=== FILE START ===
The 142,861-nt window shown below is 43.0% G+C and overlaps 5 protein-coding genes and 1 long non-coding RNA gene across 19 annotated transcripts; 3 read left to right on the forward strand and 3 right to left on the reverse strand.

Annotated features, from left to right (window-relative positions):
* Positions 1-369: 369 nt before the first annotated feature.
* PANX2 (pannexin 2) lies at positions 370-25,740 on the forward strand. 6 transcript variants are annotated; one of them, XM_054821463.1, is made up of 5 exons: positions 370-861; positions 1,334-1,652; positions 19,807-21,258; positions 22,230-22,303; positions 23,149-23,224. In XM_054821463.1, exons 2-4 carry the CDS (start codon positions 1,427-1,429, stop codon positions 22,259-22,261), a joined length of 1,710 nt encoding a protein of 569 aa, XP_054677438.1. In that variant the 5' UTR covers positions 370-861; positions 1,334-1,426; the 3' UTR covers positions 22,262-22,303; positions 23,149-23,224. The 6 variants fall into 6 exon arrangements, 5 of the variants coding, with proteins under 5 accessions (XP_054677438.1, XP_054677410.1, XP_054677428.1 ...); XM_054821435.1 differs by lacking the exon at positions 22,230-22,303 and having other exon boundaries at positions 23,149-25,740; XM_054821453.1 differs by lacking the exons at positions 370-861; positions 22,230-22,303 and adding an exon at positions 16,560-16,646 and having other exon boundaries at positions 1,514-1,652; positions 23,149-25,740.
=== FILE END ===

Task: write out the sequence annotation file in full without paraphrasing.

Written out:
The 142,861-nt window shown below is 43.0% G+C and overlaps 5 protein-coding genes and 1 long non-coding RNA gene across 19 annotated transcripts; 3 read left to right on the forward strand and 3 right to left on the reverse strand.

Annotated features, from left to right (window-relative positions):
* Positions 1-369: 369 nt before the first annotated feature.
* PANX2 (pannexin 2) lies at positions 370-25,740 on the forward strand. 6 transcript variants are annotated; one of them, XM_054821463.1, is made up of 5 exons: positions 370-861; positions 1,334-1,652; positions 19,807-21,258; positions 22,230-22,303; positions 23,149-23,224. In XM_054821463.1, exons 2-4 carry the CDS (start codon positions 1,427-1,429, stop codon positions 22,259-22,261), a joined length of 1,710 nt encoding a protein of 569 aa, XP_054677438.1. In that variant the 5' UTR covers positions 370-861; positions 1,334-1,426; the 3' UTR covers positions 22,262-22,303; positions 23,149-23,224. The 6 variants fall into 6 exon arrangements, 5 of the variants coding, with proteins under 5 accessions (XP_054677438.1, XP_054677410.1, XP_054677428.1 ...); XM_054821435.1 differs by lacking the exon at positions 22,230-22,303 and having other exon boundaries at positions 23,149-25,740; XM_054821453.1 differs by lacking the exons at positions 370-861; positions 22,230-22,303 and adding an exon at positions 16,560-16,646 and having other exon boundaries at positions 1,514-1,652; positions 23,149-25,740.